“The road on which I walk barefoot leads to the store — the village store. Should I go to the village store or should I not go to the village store? I can if I want. If I go to the village store, I can buy a peach. The peach will be warm from sitting in a box in the sun. The peach will not taste sweet and the peach will not taste sour. I will know that I am eating a peach only by looking at it. I will not go to the store. I will sit on the porch facing the mountains.”

Have you read ‘At the Bottom of the River‘? What do you think about it? Which is your favourite Jamaica Kincaid book?

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I loved Jamaica Kincaid’s ‘A Small Island’, and so I thought I’ll read her book ‘Annie John‘.

Annie lives in the island of Antigua with her mom and dad. She tells us her story – how things were when she was a child, and how things were during her adolescent years, her close, beautiful, complex relationship with her mother, her affectionate relationship with her father, her best friends in school and outside, how her relationship with some of her best friends became intimate and romantic, about her school and teachers and life in Antigua during those times.

Annie John‘ is a beautiful coming-of-age story. I loved the beautiful, complex portrayal of the relationship between Annie and her mother. This is my second Jamaica Kincaid book and I love her more and more with every book.

I’ll leave you with two of my favourite passages from the book.

“In the year I turned fifteen, I felt more unhappy than I had ever imagined anyone could be. It wasn’t the unhappiness of wanting a new dress, or the unhappiness of wanting to go to cinema on a Sunday afternoon and not being allowed to do so, or the unhappiness of being unable to solve some mystery in geometry, or the unhappiness at causing my dearest friend, Gwen, some pain. My unhappiness was something deep inside me, and when I closed my eyes I could even see it. It sat somewhere—maybe in my belly, maybe in my heart; I could not exactly tell—and it took the shape of a small black ball, all wrapped up in cobwebs. I would look at it and look at it until I had burned the cobwebs away, and then I would see that the ball was no bigger than a thimble, even though it weighed worlds. At that moment, just when I saw its size and felt its weight, I was beyond feeling sorry for myself, which is to say I was beyond tears. I could only just sit and look at myself, feeling like the oldest person who had ever lived and who had not learned a single thing. After I had sat in this way for a while, to distract myself I would count my toes; always it came out the same—I had ten of them.”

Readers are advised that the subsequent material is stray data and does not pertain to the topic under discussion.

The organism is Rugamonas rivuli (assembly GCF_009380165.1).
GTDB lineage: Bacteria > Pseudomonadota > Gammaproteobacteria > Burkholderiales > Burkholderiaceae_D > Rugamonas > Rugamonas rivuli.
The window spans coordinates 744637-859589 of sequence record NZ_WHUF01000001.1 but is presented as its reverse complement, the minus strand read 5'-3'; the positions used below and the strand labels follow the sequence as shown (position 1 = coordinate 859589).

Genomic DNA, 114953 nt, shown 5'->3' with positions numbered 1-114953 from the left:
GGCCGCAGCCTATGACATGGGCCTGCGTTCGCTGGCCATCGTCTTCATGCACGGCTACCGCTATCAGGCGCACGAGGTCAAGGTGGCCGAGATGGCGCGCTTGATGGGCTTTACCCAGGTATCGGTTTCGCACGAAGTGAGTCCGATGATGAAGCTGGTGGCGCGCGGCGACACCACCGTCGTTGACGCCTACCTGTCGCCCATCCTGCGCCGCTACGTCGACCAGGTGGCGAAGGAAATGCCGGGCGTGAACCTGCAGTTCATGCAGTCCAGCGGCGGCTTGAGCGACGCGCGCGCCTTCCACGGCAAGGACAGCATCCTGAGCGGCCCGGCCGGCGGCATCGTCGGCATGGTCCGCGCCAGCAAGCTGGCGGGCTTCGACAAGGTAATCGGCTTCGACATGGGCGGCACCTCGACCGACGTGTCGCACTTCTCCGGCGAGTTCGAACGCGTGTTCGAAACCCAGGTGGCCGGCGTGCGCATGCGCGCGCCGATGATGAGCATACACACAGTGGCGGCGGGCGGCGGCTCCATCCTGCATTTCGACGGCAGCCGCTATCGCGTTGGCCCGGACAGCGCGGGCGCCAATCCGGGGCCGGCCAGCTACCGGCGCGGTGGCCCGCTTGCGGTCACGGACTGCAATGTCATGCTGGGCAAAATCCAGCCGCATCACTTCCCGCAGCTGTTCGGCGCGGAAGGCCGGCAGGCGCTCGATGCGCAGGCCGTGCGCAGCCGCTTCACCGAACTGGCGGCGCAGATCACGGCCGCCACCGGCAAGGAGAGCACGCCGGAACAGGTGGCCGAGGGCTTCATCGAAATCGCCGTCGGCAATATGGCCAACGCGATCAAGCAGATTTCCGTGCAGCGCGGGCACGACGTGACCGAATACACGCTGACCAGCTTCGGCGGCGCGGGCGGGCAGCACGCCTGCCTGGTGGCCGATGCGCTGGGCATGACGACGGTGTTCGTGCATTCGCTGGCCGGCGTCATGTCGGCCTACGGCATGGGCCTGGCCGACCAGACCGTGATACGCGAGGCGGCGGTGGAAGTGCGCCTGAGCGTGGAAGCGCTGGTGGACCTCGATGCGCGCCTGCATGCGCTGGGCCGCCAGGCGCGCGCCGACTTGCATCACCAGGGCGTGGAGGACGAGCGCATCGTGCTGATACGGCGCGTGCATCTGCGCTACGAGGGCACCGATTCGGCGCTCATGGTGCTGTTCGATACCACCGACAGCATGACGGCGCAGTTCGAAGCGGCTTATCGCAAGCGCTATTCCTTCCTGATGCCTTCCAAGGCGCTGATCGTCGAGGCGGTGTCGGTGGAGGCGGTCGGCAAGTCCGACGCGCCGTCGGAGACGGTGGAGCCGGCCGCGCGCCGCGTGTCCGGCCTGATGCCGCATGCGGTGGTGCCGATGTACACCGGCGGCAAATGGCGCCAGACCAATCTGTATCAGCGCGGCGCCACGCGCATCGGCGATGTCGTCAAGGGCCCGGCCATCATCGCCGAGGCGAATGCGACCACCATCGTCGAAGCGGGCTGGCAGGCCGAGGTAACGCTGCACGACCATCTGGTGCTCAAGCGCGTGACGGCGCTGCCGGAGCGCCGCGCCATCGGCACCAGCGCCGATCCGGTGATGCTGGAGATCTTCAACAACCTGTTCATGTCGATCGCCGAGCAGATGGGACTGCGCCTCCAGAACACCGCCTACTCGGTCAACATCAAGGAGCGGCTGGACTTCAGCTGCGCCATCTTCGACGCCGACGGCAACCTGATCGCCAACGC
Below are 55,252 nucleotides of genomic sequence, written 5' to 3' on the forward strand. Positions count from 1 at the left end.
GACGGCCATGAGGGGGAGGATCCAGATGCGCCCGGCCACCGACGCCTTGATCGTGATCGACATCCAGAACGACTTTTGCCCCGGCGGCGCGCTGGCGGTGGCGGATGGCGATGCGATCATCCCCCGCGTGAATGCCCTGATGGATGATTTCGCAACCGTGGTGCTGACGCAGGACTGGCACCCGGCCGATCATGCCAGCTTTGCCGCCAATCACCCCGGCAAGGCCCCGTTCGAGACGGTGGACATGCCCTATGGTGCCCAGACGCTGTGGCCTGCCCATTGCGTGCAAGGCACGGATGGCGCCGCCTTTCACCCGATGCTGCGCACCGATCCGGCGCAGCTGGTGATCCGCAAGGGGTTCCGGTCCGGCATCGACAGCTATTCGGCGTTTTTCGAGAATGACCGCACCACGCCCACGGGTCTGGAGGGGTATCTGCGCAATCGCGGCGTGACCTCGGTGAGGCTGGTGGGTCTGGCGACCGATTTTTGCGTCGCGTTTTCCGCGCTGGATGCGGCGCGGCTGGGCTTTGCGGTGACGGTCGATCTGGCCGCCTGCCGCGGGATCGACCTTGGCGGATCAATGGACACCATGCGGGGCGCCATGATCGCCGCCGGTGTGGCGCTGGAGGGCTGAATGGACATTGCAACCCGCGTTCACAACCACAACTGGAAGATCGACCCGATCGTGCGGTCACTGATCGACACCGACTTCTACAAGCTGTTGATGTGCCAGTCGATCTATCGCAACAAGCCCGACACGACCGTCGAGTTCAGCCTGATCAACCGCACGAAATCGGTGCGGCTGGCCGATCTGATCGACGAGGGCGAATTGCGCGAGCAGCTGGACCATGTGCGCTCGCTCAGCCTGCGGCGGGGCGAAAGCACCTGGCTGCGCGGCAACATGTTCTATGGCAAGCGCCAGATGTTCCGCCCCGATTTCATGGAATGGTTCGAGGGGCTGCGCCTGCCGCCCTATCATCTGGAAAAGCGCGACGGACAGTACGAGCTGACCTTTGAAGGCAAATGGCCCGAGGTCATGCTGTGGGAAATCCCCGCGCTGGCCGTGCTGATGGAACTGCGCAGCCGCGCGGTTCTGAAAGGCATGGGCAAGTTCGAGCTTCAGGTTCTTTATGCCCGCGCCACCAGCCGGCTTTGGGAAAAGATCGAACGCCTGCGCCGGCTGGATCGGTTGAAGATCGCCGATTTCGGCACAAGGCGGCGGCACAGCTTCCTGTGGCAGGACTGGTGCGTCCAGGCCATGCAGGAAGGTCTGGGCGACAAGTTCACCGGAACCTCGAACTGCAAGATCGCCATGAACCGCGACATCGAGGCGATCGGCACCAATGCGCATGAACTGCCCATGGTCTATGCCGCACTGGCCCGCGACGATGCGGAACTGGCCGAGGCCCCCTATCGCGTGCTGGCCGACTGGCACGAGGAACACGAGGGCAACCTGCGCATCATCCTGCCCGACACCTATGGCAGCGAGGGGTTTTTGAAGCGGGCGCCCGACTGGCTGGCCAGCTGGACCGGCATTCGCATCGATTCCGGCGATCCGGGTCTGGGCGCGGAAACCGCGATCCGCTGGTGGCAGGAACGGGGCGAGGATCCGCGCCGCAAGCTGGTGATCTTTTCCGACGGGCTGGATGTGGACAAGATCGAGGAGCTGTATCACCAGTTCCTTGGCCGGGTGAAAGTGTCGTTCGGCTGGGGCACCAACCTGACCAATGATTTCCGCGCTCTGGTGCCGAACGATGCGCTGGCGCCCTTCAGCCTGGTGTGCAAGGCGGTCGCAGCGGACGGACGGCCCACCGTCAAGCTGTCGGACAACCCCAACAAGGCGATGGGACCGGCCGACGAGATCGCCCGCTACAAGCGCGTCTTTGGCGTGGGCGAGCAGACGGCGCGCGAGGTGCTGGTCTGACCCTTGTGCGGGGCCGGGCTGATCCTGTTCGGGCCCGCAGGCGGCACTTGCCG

“For over a year, no rain fell. There was nothing unusual about that; drought was such a big part of our life that no one would even make a comment on it. Then, each day for a week or so, the clouds overhead turned black. No rain came right away with the black clouds, but then one day it started to drizzle, first in that annoying way of a drizzle, where it stings your face and your hands and your feet. That went on for a few days, when suddenly the rain started to come down in a heavy torrent. The rain went on in this way for over three months. By the end of it, the sea had risen and what used to be dry land was covered with water, and crabs lived there. In spite of what everyone said, the sea never did go back to the way it had been, and what a great conversation piece it made to try and remember what used to be there where the sea now stretched up to.”

Have you read ‘Annie John‘? What do you think about it?

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I discovered Jamaica Kincaid’sA Small Place‘ through Rowena’s (‘Les Reveries de Rowena’) recommendation. It was just 80 pages long. I finished reading it in one breath.

The book is structured like a conversation, but mostly with the author talking to the reader. Initially, she takes the reader to be a tourist and then she continues the conversation after that. In the initial part of the book, Jamaica Kincaid talks about how a tourist who lands in Antigua experiences the island. Then she takes the reader by their hand and shows them around and describes how the life of an actual native Antiguan is. While doing this, she also tells us about Antiguan history, the British colonialism in the past, the recent history of independent Antigua, the government, the politics, the corruption, the disproportionate influence of foreign nationals. It is a fascinating journey.

The unexpected thing for me in the book was Jamaica Kincaid’s style. Though the book addressed serious topics, there was an underlying humour throughout, and I was laughing through most of the book. I’m not able to differentiate between the different types of humour these days, but I think what was depicted in the book was either satire or dark humour or a combination of both. Kincaid trains her guns on everyone and everything and we can’t stop laughing. But when we stop to think about it, it is also heartbreaking. When we reach the last chapter and we read –